Tuesday, August 14, 2007

Second life of Brian

The High Llamas, Can Cladders (Duophonic/Drag City, 2007)

The approved critical kneejerk when considering the oeuvre of The High Llamas (essentially consisting of Sean O'Hagan - late of Microdisney and sometime associate of Stereolab - plus a revolving cast of friends) is to say that it sounds more than a bit like Brian Wilson. Which is fair enough. O'Hagan writes melancholy, tuneful songs (check); he likes complex vocal harmonies (check); he's fond of unusual instrumentation, deploying harps, marimbas, banjos and the inevitable tack piano. So far, so derivative. If you demand untarnished originality in all creative product, you're probably inclined to dismiss O'Hagan as a hack, too much in thrall to his idol to escape from his shadow.

But this ignores the conceptual fun you can have with the scenario. After all, Wilson's career is peppered with enticing "what-if?"s, mainly variants on "what if he hadn't been mentally incapacitated for much of his adult life?" Like one of those books that starts with the premise that Hitler won the war, the work of the High Llamas can be seen as a succession of alternative histories. What if Wilson had released Smile in 1967? What if he'd had the strength to stand up to the egregious Mike Love? What if he'd got over his Paul McCartney fixation and transferred his attention to Syd Barrett or Nick Drake or David Bowie or some other damaged, left-field genius?

To an extent, what O'Hagan does with each album is to follow a different what-if. On the latest, Can Cladders, he seems to be going off on a more English pastoral route (which makes the examples of Barrett, et al, quite apposite, and yes, I know O'Hagan's Irish), and places more female voices in the creamy mix. It's very lovely, music to surround and comfort you, music to make you ponder, music against the background of which you can sip peculiar liqueurs and watch flamingos and jugglers do odd things on a lawn at dusk (or maybe it's dawn, you're not quite sure, you've had three too many liqueurs and your watch stopped 30 years ago). Think the Penguin Cafe Orchestra ditching the baroque and going romantic. Or something.

But the fact remains that the real attraction is that it offers us a hypothesis of how Wilson would have sounded if he'd gone down that route in about 1974, rather than getting fat and hairy in his bathrobe. As long as O'Hagan stays in that shadow, any discussion of The High Llamas will really be a discussion of someone else.

9 comments:

Billy said...

I always preferred the Fatima Mansions to the High Llamas. Anyone who dismembers a Bryan Adams song for charidee is good in my book.

Robert Swipe said...

Didn't Microdisney do a song called "We hate you, white South African bastards?"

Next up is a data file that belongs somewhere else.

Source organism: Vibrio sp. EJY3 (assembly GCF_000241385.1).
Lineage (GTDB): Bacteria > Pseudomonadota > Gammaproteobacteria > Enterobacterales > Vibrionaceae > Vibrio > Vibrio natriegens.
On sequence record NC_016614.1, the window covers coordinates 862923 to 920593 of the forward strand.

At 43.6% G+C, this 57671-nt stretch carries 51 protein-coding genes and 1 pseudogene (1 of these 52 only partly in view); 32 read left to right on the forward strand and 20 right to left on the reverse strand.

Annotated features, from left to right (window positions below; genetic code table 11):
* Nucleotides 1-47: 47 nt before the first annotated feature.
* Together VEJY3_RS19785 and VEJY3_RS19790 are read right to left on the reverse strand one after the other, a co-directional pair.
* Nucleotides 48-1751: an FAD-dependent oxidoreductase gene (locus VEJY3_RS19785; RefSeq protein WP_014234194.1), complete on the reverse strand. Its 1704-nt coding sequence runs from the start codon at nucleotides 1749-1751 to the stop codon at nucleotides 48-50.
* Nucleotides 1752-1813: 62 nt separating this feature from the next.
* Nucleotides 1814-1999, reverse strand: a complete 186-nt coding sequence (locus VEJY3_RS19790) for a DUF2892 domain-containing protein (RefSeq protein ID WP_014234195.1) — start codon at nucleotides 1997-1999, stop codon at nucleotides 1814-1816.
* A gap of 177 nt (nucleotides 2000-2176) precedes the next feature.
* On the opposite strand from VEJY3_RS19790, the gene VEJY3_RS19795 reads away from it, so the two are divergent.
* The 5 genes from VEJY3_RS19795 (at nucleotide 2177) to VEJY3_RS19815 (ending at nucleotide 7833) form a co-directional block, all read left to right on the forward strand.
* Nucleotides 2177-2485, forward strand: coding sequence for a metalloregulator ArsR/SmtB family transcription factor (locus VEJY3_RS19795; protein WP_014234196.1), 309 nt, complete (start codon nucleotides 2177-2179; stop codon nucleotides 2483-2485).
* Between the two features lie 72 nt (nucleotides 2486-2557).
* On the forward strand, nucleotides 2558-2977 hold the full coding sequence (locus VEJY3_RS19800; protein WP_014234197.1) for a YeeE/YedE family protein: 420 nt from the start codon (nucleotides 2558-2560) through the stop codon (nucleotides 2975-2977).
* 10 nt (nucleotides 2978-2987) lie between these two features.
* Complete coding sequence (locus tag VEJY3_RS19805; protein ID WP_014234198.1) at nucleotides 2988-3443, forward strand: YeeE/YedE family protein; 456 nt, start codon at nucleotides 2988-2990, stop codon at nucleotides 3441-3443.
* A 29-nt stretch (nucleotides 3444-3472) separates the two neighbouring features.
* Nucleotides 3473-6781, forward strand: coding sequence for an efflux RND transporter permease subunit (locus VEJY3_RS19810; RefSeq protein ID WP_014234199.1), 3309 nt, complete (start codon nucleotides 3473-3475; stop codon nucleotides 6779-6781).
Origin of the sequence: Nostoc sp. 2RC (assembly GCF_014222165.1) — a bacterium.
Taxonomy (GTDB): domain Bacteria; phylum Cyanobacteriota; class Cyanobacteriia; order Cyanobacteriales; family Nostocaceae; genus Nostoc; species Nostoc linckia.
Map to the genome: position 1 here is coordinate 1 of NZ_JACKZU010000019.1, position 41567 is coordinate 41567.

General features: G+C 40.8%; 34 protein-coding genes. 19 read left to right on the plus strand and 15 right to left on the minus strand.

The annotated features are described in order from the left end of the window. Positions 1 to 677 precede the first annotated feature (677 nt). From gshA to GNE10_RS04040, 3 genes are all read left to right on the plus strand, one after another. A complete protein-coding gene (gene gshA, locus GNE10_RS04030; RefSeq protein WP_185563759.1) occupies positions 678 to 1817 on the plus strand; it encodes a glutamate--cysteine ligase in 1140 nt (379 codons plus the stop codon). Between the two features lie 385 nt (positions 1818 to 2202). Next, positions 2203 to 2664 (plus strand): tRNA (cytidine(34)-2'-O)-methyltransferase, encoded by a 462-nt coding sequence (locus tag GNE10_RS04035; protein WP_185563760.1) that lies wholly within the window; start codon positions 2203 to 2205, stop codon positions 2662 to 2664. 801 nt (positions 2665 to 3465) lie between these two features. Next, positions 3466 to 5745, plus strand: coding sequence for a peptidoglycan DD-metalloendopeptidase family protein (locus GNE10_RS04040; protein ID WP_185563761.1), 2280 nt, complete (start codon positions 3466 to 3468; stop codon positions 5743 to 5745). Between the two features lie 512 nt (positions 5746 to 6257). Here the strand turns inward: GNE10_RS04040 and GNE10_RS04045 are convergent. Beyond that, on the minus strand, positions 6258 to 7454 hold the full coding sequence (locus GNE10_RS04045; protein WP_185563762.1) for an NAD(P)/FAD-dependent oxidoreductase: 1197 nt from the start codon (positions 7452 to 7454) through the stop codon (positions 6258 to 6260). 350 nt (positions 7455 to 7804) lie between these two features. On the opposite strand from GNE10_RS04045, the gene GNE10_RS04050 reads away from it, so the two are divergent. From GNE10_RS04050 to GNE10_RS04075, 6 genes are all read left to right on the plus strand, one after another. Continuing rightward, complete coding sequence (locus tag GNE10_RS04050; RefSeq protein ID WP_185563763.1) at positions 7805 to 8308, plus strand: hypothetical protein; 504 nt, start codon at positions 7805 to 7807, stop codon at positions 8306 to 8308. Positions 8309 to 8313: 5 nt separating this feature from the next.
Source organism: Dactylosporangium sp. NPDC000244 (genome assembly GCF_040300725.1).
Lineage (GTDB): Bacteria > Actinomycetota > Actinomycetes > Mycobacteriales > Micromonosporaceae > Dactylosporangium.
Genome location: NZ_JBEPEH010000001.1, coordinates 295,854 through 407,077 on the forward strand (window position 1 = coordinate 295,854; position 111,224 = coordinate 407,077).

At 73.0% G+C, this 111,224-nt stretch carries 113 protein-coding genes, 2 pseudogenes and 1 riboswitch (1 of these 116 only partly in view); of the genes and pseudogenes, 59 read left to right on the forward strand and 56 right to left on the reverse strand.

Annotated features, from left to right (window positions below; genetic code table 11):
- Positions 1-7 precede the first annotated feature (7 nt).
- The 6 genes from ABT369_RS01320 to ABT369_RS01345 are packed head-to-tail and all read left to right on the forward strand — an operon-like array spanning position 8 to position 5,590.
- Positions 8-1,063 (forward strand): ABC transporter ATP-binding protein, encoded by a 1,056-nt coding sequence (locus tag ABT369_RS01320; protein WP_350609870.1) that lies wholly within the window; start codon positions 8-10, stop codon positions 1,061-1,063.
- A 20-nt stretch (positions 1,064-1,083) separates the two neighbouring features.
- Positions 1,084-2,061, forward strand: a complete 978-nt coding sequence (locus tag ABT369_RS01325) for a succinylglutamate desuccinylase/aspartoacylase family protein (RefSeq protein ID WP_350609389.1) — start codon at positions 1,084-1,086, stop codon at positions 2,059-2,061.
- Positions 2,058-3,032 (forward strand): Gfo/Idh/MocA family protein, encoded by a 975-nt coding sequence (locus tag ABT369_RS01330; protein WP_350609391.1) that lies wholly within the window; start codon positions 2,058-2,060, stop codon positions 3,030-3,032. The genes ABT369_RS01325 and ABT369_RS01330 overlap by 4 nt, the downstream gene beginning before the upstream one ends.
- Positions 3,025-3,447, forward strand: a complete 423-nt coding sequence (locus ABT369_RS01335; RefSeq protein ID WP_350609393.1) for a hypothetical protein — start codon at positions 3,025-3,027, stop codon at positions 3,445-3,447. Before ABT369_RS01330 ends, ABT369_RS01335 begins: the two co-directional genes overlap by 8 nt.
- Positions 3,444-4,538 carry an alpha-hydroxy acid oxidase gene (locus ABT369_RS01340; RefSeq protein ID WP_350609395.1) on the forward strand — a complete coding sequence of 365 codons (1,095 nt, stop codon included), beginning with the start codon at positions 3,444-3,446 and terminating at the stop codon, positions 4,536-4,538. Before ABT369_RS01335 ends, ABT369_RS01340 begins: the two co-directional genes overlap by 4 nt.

Racists...

L.U.V. on ya,

Bob

p.s.: I don't think Wilson should be judged a failure because he fucked up. I've always thought of him as being a fabulously accurate reflection of a particular kind of American naivety - think of him blubbing into his Dr. Pepper in the den as he writes The Warmth of the Sun on hearing of the death of JFK. Arguably, anything else would have been a betrayal of his artistic credibility, he'd even had the self-consciousness necessary to do a Barrett/Bowie.

You could argue that he didn't so much as lose his talent as much as he lost his way. And perhaps the world found himself reflecting at that point is just so hard to relate to - you sense the constant need of an ego that's been battered away at since birth It really comes through in all those bootlegs of him making up songs, the lyrics of which tell you exactly what he's thinking at that moment and who's just come into the room and can he go to the toilet now please nurse? and so on.

Some of it is more naked even than Lennon's Primal stuff - certainly less posturing - and his deep voice is if anything, even more moving than that glorious falsetto of his that sits atop the other BB's on the surfing classics like the froth on a soda, the sparkle of a wave. Just listen to him sing something like 'It's Over Now' and then go back to 'I get around' it makes the younger man sound even more poignant, if anything.

Well, that's what Alex Hleb reckoned, anyroad...

Robert Swipe said...

I hate this fecking laptop!

Tim Footman said...

Yes, Billy, FM did have their moments. However, I used to work with Cathal Coughlan's girlfriend, who was an absolute sweetheart, and they split up in a pretty apocalyptic fashion. Let's just say the fault was mainly on his side. So I never quite appreciated his music in the same way afterwards.

Bob: I've been meaning for ages to do a proper Brian Wilson post, rather than just tacking thoughts about him to other subjects, or just as an exuse to diss Mike Love. But after your contribution, I won't bother. That's beautiful.

Murph said...

Mike Love's Beach Boys were rocking good value last time I saw them.

Bowie "damaged, left-field genius" ... ?? Shrewd chancer, more like.

Flamebait-R-us

Robert Swipe said...

Nonsense Tim: you *must* do one...

Pretty please...

Oh, *go* on....

I'll put a piccy of me reading your book up in me Arsenal top if you do...can't say fairer that that, can you??

L.U.V. on ya,

Bob

Robert Swipe said...

Shrewd chancer, Murph? *Shrewd* *Chancer*???

I'm speechless....

..you randy, conniving, bogus, oriental old (you know the rest...)

L.U.V. on ya,

Bob

Murph said...

His record sleeves are better than his songs.

Tim Footman said...

OOOH. Retract your claws, Murph, or it's not Baker's shite for you.